South West businesses fear HMRC clamp down

“Businesses in the South West have been dealing with a roller coaster of changes"

“Businesses in the South West have been dealing with a roller coaster of changes, upheavals and challenges over the past 18 months." - Credit: Getty Images/iStockphoto

With HMRC’s ‘light touch’ approach to IR35 compliance enforcement set to end in April 2022, new research has found that the mid-market is struggling to comply with the changes. 

The survey of 605 mid-sized businesses in the UK found that one in five (19%) are not confident in their business’s compliance with IR35. 

From April 6, 2021, for large and medium sized businesses, the responsibility for determining whether a contractor is deemed an employee for tax purposes shifted to the end-user of their services. Broadly, this means that organisations have new obligations regarding their population of contractors within scope of the updated off-payroll working rules (IR35) and could ultimately be liable for PAYE and National Insurance Contributions (NICs) on this population. 

However, HMRC has confirmed that it will take a light touch approach to penalties until April 2022. 

With only a few months to go before the ‘light touch’ approach ends, less than three quarters of respondents (68%) were found to be confident in their business’s compliance. With only 25% responding that they were ‘very confident’.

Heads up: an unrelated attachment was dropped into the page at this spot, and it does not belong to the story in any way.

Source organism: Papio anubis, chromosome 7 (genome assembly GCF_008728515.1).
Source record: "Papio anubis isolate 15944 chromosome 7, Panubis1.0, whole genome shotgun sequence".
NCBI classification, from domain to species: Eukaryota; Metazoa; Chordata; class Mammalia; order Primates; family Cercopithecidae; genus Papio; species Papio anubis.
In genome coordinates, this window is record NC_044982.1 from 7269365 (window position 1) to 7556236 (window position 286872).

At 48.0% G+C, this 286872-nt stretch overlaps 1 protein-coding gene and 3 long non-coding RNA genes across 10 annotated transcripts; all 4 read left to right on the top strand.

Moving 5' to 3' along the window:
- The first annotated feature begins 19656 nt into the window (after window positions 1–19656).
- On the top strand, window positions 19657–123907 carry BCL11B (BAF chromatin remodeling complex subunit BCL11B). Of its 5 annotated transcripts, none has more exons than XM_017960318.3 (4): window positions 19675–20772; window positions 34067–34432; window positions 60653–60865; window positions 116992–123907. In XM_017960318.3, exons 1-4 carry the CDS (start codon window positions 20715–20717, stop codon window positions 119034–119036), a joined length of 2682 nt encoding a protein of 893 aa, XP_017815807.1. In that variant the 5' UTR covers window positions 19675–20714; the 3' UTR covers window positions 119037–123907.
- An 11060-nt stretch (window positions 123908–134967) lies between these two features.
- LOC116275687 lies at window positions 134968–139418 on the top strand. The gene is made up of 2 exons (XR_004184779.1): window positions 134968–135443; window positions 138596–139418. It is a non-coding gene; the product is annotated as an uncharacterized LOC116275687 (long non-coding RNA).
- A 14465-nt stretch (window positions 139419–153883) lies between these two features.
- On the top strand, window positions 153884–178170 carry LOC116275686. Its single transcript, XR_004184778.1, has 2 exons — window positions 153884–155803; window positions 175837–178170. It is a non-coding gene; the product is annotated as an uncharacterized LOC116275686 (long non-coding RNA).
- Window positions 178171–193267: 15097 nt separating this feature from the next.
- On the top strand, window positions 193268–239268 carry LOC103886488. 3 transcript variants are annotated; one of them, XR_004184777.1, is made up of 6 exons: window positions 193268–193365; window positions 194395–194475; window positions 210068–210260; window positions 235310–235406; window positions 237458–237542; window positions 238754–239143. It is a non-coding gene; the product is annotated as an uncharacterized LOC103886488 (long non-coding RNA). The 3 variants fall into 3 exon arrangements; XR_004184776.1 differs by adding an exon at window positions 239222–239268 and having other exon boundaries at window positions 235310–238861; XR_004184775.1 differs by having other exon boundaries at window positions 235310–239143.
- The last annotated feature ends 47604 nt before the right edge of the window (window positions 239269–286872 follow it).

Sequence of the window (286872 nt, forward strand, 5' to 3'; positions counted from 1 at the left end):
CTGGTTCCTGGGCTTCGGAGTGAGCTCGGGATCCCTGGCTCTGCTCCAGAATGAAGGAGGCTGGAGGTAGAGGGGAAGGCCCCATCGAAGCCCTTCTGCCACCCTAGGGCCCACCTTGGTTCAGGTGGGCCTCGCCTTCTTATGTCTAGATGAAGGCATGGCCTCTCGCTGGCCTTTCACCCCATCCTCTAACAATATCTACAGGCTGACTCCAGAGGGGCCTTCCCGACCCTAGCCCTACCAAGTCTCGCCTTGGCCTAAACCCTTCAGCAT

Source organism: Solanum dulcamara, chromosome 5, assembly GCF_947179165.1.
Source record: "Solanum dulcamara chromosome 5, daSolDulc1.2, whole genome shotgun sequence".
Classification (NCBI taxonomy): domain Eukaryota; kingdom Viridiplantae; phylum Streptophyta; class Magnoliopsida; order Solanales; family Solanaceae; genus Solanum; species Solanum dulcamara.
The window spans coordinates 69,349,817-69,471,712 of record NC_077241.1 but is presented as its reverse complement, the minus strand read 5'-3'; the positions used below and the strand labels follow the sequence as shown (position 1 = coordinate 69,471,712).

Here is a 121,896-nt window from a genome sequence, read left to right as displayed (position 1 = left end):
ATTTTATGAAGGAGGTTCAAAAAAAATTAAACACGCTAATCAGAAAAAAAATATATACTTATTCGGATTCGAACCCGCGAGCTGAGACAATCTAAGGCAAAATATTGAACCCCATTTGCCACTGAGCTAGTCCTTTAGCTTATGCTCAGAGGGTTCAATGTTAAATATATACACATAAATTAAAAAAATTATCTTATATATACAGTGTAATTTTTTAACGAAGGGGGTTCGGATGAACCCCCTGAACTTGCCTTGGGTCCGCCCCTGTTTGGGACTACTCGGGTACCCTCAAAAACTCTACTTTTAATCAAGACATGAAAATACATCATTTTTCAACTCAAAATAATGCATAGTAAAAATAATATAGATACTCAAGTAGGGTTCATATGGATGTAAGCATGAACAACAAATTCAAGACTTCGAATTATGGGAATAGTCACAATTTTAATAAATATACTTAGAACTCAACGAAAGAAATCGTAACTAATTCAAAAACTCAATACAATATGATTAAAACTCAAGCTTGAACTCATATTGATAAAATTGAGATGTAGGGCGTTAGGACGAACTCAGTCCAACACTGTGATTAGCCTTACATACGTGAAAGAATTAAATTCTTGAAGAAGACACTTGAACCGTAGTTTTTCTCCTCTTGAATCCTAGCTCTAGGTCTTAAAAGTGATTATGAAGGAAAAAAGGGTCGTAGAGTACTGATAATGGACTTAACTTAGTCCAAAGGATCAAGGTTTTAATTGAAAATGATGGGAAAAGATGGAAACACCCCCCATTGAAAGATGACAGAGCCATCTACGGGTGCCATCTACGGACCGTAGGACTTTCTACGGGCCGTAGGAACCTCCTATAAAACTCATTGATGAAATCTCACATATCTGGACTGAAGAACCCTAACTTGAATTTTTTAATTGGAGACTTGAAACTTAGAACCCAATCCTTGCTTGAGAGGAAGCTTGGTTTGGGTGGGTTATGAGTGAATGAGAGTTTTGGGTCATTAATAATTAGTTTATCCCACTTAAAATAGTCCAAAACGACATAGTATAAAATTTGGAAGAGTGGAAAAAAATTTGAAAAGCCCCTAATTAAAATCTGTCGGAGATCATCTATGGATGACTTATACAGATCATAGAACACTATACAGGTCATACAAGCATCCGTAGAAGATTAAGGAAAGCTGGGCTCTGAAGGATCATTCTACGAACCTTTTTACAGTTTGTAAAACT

Commenting on the results, Jonathan Riley, practice leader for Grant Thornton UK LLP in the South West, said: “Businesses in the South West have been dealing with a roller coaster of changes, upheavals and challenges over the past 18 months. 

“For any business that isn’t sure if it’s in line with the new rules on IR35, now is the critical time to address this before HMRC begins its clamp down. While the guidelines in this area can be difficult to navigate, this won’t be seen as a good excuse for any failures, especially given that the previous 12-month delay to the reforms should have been sufficient time to prepare. 

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“Any businesses that are seen as being deliberately non-compliant will not only face significant consequences but it will also not prevent any uncollected PAYE and NICs from being due. 

“Firms using agencies to source temporary resource should be aware that a non-compliant approach could already mean that they are on the hook for PAYE and NICs - plus interest - not collected by the agency.” 

The new research comes from Grant Thornton UK LLP’s latest Business Outlook Tracker.

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